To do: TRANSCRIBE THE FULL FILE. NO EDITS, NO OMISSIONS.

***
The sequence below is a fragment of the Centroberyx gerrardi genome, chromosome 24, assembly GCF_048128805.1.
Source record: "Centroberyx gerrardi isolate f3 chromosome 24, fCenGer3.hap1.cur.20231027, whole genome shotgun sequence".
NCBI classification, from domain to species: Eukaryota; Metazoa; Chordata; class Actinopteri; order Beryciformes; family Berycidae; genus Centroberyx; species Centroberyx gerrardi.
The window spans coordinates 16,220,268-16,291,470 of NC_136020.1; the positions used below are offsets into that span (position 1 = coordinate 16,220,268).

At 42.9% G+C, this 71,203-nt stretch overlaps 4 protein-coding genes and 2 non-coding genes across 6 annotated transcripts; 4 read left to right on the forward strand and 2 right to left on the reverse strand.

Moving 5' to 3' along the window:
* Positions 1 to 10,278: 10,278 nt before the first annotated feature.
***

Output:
The sequence below is a fragment of the Centroberyx gerrardi genome, chromosome 24, assembly GCF_048128805.1.
Source record: "Centroberyx gerrardi isolate f3 chromosome 24, fCenGer3.hap1.cur.20231027, whole genome shotgun sequence".
NCBI classification, from domain to species: Eukaryota; Metazoa; Chordata; class Actinopteri; order Beryciformes; family Berycidae; genus Centroberyx; species Centroberyx gerrardi.
The window spans coordinates 16,220,268-16,291,470 of NC_136020.1; the positions used below are offsets into that span (position 1 = coordinate 16,220,268).

At 42.9% G+C, this 71,203-nt stretch overlaps 4 protein-coding genes and 2 non-coding genes across 6 annotated transcripts; 4 read left to right on the forward strand and 2 right to left on the reverse strand.

Moving 5' to 3' along the window:
* Positions 1 to 10,278: 10,278 nt before the first annotated feature.